To harvest these riches, Brazil is relying on a handful of massive projects. The most ambitious is the Carajas mining and industrial complex in Para state. When completed it will process and ship millions of tons of iron ore and other minerals to USA, Europe and Asia. In a region of extreme poverty and sparse population, the carajas project will employ some 6000 people. The government in Brasilia hopes this massive undertaking will stimulate other commercial ventures, both around carajas and along the 880 kilometer railway leading to the Atlantic. The carajas complex is the show case of Brazil's efforts to boost its exports.

Other major projects will also be coming on line. In the east Amazon, near the city of Belem, a series of aluminum - processing plants are scheduled to begin operations.

Despite the attention and money that is being lavished on Brazil's massive construction schemes, the efforts to tame the Amazon depend to a considerable degree on the lowly colonist, the intrepid and sometimes desperate settler seeking a better life. Many of the colonists come from Brazil's industrial slums. Others come from the drought - stricken plains of the north - east. Still more come from the fertile south, where mechanized farming has increased agricultural yields but has thrown many farmers out of work; these colonialists are often the blonde, fair skinned sons and grad sons of Ukrainians, Germans and Italians, the jetsam of world wars and the farmed out lands of Europe.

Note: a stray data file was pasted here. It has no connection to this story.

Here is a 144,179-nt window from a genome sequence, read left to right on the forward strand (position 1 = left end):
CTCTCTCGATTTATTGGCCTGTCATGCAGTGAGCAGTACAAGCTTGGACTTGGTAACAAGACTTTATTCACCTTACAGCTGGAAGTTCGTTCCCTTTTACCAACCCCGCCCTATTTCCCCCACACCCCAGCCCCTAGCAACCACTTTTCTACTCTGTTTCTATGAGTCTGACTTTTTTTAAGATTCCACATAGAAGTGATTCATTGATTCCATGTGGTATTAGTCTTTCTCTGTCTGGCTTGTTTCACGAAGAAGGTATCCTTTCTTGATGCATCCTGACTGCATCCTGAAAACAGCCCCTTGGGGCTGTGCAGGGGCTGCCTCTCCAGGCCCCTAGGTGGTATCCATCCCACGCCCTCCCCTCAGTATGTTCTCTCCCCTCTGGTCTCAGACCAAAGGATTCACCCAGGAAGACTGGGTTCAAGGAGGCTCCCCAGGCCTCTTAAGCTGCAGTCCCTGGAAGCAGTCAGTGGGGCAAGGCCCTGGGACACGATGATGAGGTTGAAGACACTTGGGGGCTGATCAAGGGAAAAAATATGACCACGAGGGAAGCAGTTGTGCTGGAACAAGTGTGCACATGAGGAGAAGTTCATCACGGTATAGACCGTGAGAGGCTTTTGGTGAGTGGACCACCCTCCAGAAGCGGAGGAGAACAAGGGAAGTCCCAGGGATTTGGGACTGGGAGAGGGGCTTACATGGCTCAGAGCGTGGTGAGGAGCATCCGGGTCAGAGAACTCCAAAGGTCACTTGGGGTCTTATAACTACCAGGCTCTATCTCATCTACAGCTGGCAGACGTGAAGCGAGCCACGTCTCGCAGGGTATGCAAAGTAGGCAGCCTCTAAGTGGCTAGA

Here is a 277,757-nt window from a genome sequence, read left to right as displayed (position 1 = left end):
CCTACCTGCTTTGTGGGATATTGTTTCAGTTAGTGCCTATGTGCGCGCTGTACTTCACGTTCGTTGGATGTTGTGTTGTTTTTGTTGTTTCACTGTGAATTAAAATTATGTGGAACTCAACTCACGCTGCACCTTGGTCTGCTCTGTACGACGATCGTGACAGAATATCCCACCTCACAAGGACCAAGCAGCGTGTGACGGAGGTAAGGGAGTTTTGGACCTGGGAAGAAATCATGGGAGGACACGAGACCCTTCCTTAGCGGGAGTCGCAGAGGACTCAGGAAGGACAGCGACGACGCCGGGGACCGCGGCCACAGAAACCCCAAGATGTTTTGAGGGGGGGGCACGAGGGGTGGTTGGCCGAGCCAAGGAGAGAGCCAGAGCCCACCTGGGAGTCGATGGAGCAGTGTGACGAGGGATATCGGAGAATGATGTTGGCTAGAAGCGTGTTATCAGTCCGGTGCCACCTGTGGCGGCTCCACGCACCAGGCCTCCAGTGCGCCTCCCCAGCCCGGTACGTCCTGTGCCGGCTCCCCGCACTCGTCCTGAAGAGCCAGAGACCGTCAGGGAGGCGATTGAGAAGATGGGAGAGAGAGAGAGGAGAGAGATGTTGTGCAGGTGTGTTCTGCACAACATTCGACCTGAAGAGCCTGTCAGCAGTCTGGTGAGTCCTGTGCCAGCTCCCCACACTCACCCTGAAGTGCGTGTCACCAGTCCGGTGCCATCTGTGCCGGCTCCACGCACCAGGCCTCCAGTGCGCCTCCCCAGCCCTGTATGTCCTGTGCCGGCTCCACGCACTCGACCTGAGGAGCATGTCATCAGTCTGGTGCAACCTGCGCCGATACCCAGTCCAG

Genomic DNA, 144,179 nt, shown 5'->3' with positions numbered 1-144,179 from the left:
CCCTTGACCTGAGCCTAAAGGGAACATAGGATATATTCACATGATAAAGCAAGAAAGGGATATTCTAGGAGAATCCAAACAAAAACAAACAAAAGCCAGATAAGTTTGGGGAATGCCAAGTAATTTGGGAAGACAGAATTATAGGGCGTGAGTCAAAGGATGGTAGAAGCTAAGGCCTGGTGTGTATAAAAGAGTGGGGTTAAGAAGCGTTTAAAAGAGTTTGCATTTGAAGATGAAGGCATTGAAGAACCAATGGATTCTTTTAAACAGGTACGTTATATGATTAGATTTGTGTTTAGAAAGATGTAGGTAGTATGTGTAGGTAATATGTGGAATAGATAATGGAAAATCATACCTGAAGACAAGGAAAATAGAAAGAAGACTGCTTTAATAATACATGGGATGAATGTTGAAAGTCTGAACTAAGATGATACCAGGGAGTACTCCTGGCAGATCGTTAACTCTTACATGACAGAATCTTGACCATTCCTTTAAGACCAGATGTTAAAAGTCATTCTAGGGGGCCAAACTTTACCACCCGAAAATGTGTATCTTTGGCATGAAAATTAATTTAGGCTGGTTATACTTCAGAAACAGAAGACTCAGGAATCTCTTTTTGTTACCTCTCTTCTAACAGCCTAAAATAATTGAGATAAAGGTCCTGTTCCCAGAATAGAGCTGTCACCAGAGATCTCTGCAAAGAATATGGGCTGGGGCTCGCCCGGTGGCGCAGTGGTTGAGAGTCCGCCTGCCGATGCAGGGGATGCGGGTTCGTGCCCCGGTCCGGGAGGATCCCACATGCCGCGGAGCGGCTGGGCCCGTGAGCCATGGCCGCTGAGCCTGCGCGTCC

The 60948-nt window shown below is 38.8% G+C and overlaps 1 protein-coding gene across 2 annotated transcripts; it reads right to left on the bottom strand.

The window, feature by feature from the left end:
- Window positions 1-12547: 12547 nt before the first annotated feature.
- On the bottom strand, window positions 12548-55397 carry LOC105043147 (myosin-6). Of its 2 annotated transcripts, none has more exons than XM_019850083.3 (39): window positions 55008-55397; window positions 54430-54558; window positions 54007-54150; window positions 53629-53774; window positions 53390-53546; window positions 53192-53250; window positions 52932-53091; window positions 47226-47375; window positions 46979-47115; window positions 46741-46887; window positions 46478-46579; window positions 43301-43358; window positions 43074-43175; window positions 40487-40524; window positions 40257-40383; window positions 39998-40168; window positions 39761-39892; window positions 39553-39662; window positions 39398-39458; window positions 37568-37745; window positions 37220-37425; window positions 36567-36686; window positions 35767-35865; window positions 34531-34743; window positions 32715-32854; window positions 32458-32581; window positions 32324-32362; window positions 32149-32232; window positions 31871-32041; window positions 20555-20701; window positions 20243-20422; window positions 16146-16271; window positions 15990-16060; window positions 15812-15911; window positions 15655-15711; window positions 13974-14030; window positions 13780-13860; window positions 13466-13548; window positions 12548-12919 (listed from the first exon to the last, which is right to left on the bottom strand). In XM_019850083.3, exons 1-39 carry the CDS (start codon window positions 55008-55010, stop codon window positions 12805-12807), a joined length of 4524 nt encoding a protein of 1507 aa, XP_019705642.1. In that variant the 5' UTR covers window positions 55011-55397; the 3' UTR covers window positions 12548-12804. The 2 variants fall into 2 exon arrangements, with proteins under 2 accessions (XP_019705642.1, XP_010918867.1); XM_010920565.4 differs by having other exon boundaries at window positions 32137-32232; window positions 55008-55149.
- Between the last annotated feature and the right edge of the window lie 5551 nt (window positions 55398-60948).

By slow degrees, the colonists are beginning to transform the forest. The opening of the 5000 kilometer Trans - Amazon Highway in 1973 helped spur the migration. To be sure, the jungle has already reclaimed many of the road's less travelled sections but it has also been a main artery into the Amazon jungle for tens of thousands of settlers. With the completion of Route 364, and with other highways being planned, that influx is almost certain to grow.